Scene change. In 1963, a then 30 year-old, San Francisco-born TV producer named Lee Mendelson quit his job at KPIX-TV in San Francisco and started his own production company. His first documentary, about Willie Mays, was entitled “A Man Named Mays.” Not long after the Mays documentary first aired, Mendelson read a Peanuts comic strip in the San Francisco Chronicle that featured Charlie Brown’s utterly pathetic baseball team. According to Mendelsohn, “What came into my mind was ‘You’ve just done the world’s greatest baseball player, now you should do the world’s worst baseball player, Charlie Brown.’”
We cut to the chase. In early 1965, Mendelson, along with Peanuts creator Charles Schulz and animator José Cuauhtémoc “Bill” Meléndez were hired by the Coca-Cola Company to produce an animated Charlie Brown Christmas special for television.
Who would provide the music was soon settled as well. Mendelson was driving across the Golden Gate Bridge when he heard Vince Guaraldi’s single, “Cast Your Fate to the Wind” on his car’s radio. Mendelson got a hold of Ralph J. Gleason – the jazz critic for the San Francisco Chronicle – who connected him with Guaraldi. Guaraldi jumped at the opportunity to score the special, and the rest is indeed history. Guaraldi’s music gives the Peanuts gang a cool, contemporary, adult hipness that transcends entirely the sort of cartoon music generally associated with animated television. It is no overstatement to say that Guaraldi’s music is as important a “character” in the special as is Charlie Brown, Linus and Lucy van Pelt.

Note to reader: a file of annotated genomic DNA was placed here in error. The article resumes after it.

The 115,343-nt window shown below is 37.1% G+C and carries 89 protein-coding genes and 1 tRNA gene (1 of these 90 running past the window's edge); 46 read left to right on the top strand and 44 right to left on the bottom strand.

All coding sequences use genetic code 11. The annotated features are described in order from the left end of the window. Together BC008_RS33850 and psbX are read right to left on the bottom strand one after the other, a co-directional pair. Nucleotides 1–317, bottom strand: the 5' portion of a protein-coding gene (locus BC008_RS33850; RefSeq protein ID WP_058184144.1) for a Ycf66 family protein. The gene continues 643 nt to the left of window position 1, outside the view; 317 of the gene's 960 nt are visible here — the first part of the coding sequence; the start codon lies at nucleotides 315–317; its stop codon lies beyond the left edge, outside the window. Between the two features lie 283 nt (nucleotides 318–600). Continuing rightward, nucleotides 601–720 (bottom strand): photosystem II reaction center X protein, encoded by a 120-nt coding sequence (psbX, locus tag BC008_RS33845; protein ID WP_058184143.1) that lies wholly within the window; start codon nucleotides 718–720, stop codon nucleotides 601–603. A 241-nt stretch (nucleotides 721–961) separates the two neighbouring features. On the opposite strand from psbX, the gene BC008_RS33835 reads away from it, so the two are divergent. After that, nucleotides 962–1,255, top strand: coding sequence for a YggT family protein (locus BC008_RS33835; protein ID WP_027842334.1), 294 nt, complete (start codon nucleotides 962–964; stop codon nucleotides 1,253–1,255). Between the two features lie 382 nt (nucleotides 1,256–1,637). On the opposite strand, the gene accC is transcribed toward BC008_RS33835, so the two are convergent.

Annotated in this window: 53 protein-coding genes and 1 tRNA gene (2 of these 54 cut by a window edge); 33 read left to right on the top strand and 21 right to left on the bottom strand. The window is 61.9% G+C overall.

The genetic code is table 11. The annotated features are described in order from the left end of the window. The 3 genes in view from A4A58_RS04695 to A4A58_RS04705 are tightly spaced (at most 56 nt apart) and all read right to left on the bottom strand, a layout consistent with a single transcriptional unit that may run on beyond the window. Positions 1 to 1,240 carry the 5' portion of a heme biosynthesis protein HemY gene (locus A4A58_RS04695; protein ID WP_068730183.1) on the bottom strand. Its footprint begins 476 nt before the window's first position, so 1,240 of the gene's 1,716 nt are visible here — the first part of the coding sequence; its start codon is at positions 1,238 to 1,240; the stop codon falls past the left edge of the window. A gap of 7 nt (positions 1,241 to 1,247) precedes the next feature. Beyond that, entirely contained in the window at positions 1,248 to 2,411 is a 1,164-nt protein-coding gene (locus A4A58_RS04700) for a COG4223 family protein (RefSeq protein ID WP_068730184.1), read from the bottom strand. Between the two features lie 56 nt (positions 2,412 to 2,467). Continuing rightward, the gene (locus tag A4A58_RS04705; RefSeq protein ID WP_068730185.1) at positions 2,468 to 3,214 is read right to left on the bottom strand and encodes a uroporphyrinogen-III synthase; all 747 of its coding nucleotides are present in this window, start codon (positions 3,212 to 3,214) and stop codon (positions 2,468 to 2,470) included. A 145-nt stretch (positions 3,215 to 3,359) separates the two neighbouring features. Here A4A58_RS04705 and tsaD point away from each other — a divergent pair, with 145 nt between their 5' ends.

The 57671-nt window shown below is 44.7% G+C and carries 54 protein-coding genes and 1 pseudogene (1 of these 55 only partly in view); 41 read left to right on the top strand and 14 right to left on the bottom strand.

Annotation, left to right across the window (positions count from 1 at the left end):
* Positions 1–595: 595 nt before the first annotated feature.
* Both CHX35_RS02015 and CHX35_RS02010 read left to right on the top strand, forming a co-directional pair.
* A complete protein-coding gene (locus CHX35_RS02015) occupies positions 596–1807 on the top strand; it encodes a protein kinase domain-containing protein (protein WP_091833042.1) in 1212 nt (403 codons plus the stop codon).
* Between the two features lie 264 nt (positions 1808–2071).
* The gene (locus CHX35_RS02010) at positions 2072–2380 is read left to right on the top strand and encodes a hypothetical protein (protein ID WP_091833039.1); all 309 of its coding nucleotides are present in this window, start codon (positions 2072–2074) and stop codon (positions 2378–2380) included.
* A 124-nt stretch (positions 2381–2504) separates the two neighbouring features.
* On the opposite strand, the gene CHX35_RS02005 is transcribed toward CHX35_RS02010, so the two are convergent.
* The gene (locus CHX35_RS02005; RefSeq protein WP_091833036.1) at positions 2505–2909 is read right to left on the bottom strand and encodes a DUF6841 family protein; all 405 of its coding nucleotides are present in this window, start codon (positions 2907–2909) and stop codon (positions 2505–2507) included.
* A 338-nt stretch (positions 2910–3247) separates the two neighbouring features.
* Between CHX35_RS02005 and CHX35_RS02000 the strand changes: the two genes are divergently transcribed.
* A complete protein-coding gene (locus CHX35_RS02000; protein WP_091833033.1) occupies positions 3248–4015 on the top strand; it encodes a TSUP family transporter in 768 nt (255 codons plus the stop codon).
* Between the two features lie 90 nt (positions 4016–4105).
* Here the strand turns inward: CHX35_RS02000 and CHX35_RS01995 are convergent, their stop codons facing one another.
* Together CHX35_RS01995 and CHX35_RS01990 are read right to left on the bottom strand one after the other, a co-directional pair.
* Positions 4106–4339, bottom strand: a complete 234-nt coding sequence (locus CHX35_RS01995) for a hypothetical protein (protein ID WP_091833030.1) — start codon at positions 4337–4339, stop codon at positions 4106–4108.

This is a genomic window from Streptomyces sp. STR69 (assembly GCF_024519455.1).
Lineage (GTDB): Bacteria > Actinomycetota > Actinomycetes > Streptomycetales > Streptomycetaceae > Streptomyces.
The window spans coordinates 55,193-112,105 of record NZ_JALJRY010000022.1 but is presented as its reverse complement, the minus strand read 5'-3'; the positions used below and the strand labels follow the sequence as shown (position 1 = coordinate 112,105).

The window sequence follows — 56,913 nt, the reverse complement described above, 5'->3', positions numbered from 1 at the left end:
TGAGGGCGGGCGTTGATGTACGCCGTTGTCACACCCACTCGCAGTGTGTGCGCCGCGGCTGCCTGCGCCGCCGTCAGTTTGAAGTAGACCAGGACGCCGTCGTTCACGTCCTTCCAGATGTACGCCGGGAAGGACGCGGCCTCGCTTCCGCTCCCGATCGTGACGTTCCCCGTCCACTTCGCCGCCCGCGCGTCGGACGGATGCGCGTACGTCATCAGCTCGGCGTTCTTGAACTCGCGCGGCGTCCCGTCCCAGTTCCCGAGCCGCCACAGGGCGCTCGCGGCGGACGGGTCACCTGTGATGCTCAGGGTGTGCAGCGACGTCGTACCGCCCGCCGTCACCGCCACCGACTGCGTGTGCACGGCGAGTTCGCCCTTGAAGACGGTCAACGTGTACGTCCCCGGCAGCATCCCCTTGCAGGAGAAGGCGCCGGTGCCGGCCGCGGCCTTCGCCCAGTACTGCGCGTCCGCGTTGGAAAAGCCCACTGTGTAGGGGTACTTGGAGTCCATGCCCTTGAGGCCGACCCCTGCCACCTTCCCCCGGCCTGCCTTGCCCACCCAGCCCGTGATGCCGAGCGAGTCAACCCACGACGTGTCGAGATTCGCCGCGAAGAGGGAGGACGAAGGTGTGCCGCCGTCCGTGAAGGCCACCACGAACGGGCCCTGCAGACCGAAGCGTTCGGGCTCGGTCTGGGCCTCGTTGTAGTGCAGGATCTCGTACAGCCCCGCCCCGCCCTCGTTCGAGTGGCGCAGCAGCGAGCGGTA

“A Charlie Brown Christmas” received its debut on CBS, on December 9, 1965; it earned an Emmy and a Peabody and a permanent place in our culture.
Vince Guaraldi got famous, though once again, it was a good-new/bad-news situation. The good news? He was famous. The bad news? He was “type-cast” into the role of being Charlie Brown’s musical alter ego. So closely was he associated with the Peanuts/Charlie Brown franchise (he ended up providing the scores for 17 Peanuts TV shows) that his skills as a pianist have been overlooked. And while he was no techno-wizard like Oscar Peterson (who is?); and while he broke no new ground like, say, Lennie Tristano, or Bill Evans, or Thelonious Monk, Guaraldi was always the epitome of taste, cool, and could swing like the devil. He blew clean, spacious, beautiful lines and played the piano with style and sensitivity. With his trademark walrus moustache, black-rimmed glasses and ubiquitous cigarette, he was every inch the 1960’s San Francisco jazz hipster.
(Postscript. I had dinner with Lee Mendelson during the late 1980’s. He was married, at the time, to a student of mine at the San Francisco Conservatory, an über talented singer, songwriter, and voice-over actor named Desirée Goyette. Lee and Desirée came and dined with my wife and I at our extremely modest ranch house in Oakland. I remember having had a wonderful evening. But what I most remember was Mendelson’s professional advice: never say no, never say never, and embrace serendipity at every opportunity. It is advice I gratefully took to heart.)
Must own CD’s:
The Vince Guaraldi Trio: “Jazz Impressions of Black Orpheus/Cast Your Fate to the Wind”, Fantasy
The Vince Guaraldi Trio: “A Charlie Brown Christmas”, Fantasy
Below: the Vince Guaraldi Trio (Fred Marshall, bass and Jerry Granelli, drums) with Brazilian guitarist Bola Sete performing “Outra Vez” (“Once Again”) by Antonio Carlos Jobim, recorded in 1963 at “Ralph Gleason’s Jazz Casual”.